These surviving victims of Charleston emerged as powerful leaders heading off victimhood by taking the initiative of forgiving their persecutor – right off the bat when the alleged shooter, Dylann Roof was being charged. They did not blame, accuse or demand someone else do something – rather they did something very large and difficult – they forgave. It freed them from any power their persecutor had exerted over them. Their leadership enlisted their friends and even their opposition around the larger cause – racial strife. In doing so, they initiated a collaborative process to grow stronger, more productive relationships that can grow better ways.

Rather than attempting to make everyone feel victimized, they unified and empowered. They did not rely on leaders from out-of-town, they led and rallied local leaders – white and black, left and right, rich and poor. Real leadership doesn’t ignore rampant abuse and inequality; rather, real leaders are determined to aid victims without further destroying their power.

Whether Tea Party rallies, inner-city protests, talk-radio jockeys or politicians like Donald Trump – making your tribe feel more victimized and persecuted has become a prevalent path to leadership. This power grab resembles an organ transplant whereby the beating-heart of those oppressed is removed and transferred to this faux leader. It plays out eventually with the “help-er” feeling superior and powerful while the “help-ee” feels inferior and powerless. Whether parents, leaders at work or the President, we are tempted to fall into the Victim Leadership trap because the short-cut to what feels good trumps the effort and sacrifice to “produce” good. No matter how well-intentioned, there is nothing more destructive than donning the cloak of victimhood – a strait-jacket that shackles resilience and goals.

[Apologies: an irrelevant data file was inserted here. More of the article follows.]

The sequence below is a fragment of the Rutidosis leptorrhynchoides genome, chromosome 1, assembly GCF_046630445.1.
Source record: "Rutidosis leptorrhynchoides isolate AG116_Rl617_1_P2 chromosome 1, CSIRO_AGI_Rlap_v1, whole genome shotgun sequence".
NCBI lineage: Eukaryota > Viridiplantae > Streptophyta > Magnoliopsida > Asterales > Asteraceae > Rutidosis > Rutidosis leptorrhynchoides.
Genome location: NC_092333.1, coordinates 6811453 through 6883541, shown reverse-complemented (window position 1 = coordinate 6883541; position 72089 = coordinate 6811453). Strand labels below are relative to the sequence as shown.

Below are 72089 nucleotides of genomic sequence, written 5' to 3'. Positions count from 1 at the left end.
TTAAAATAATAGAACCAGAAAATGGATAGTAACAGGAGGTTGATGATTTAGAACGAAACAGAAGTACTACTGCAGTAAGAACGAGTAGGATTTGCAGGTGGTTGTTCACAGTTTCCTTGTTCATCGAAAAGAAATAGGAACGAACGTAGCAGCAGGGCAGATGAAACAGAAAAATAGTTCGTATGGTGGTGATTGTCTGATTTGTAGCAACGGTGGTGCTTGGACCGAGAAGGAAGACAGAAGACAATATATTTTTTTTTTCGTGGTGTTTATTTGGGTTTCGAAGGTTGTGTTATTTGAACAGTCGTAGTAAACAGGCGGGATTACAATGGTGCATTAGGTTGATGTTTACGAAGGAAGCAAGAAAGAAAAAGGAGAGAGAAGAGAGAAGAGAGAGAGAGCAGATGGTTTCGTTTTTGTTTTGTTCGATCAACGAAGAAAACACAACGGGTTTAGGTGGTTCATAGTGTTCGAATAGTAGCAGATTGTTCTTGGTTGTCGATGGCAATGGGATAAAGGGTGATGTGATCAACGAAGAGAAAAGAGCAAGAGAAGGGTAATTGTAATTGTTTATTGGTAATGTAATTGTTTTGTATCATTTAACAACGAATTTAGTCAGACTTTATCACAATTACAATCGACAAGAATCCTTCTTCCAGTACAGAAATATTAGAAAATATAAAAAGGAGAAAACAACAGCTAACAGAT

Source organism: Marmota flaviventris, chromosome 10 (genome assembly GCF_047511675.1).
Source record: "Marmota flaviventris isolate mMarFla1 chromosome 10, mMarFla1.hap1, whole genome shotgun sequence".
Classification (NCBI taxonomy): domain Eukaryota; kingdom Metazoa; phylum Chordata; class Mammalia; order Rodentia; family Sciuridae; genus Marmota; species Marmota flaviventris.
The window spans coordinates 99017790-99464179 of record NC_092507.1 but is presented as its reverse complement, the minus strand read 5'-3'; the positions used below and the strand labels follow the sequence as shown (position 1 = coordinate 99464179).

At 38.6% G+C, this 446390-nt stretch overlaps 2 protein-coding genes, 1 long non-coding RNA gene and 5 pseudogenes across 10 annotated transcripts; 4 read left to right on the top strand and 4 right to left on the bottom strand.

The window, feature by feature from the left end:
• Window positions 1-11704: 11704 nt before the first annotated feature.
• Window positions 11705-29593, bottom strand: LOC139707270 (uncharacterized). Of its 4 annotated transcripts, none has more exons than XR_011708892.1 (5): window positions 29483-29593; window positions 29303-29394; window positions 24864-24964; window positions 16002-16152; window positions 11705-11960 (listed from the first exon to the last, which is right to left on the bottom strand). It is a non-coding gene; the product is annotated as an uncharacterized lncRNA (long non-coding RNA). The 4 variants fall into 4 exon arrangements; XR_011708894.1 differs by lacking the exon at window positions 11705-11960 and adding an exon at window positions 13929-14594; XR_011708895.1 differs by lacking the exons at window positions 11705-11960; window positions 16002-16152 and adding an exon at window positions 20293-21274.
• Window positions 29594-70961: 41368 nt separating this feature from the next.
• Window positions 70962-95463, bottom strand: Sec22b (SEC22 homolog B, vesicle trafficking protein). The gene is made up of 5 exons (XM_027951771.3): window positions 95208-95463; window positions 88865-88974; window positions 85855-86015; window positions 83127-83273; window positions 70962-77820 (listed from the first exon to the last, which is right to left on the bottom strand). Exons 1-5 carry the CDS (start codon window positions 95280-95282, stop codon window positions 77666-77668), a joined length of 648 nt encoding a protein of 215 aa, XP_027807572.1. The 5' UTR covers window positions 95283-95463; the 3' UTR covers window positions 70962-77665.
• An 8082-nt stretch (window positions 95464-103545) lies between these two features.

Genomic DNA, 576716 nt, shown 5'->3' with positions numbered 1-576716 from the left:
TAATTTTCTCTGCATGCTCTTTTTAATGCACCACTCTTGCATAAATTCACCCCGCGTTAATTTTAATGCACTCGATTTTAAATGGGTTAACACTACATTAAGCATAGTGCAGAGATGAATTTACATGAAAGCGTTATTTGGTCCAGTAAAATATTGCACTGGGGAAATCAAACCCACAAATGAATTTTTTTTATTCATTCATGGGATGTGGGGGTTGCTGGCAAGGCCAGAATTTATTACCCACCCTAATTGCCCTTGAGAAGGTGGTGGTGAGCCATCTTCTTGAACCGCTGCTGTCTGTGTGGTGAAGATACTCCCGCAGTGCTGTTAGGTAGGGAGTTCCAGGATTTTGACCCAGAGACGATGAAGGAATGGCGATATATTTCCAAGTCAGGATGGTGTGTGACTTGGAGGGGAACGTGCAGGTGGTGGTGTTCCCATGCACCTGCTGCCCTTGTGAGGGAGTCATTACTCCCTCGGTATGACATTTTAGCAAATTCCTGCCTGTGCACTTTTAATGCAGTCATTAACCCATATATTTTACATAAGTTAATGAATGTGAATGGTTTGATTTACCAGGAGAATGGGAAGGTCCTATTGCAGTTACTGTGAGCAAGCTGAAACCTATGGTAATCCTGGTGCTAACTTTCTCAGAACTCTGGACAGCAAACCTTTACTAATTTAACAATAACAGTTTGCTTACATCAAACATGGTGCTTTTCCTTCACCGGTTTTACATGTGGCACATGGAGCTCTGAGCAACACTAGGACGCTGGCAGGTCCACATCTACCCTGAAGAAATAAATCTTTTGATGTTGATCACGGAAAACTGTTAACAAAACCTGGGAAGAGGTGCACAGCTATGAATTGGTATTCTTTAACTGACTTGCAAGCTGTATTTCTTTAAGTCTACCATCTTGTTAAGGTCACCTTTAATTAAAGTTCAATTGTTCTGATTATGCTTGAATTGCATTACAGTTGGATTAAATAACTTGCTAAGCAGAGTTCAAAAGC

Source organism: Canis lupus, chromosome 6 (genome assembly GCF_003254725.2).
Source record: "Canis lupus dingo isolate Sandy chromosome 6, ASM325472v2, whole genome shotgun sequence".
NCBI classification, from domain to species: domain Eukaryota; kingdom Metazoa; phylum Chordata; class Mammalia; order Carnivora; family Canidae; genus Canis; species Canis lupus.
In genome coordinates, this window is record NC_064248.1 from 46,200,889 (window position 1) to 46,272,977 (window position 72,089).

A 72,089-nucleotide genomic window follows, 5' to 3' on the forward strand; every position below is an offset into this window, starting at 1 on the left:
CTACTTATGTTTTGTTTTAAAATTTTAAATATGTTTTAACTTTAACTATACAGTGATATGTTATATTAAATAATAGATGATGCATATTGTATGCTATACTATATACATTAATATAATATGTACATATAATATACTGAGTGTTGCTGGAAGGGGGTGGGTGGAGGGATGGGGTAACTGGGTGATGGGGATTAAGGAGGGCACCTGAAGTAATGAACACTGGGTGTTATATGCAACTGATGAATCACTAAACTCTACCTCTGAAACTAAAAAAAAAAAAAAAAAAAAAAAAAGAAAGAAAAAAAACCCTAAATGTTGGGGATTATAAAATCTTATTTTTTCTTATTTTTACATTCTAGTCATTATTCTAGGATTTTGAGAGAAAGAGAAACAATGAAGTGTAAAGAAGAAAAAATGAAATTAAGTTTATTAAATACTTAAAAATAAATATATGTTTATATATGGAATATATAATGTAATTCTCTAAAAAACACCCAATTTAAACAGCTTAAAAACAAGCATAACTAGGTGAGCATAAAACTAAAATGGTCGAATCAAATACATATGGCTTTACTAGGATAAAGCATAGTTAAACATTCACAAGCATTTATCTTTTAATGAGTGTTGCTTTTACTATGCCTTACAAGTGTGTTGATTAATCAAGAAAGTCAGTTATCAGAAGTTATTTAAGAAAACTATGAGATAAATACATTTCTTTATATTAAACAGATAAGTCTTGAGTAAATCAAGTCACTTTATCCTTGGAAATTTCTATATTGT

Relational Leadership: Empowerment and Construction

The opposite of Victim Leaders who destroy responsibility and accountability are Relational Leaders who enhance them. Author Dorothy Horne, whose husband is in year-four with Alzheimer’s, says we often look at circumstances not of our choosing and ask: “Why me?” Her better question: “What is being asked of me?” Real Leaders help us ask that better question which shifts the focus from helpless victim to responsible/accountable solution-creator.

If we are serious about empowering victims, Victim Leaders must migrate to Relational Leadership in three ways:

Seek relational solutions over finding whom to blame. Genuine blame may be warranted, but regardless, real leaders engage friend and foe to build constructive solutions.

Empower others to save themselves. Real leaders chose making others powerful over appearing powerful.

Lead with your own responsibility and accountability before asking it of others.Real leaders, like great coaches, respond to injustice and hardship by encouraging more responsibility and accountability.

The flag came down in Charleston because former flag supporters changed their mind – powerful relational leaders can do that. Our growing Victim Class cries for relational leaders who work together to change minds and who bring the divided together.

Click here to read “Big Boy (Girl) Pants for Leaders: Three Keys to Redirecting Our Victim Culture” by Robert Hall, Huffington Post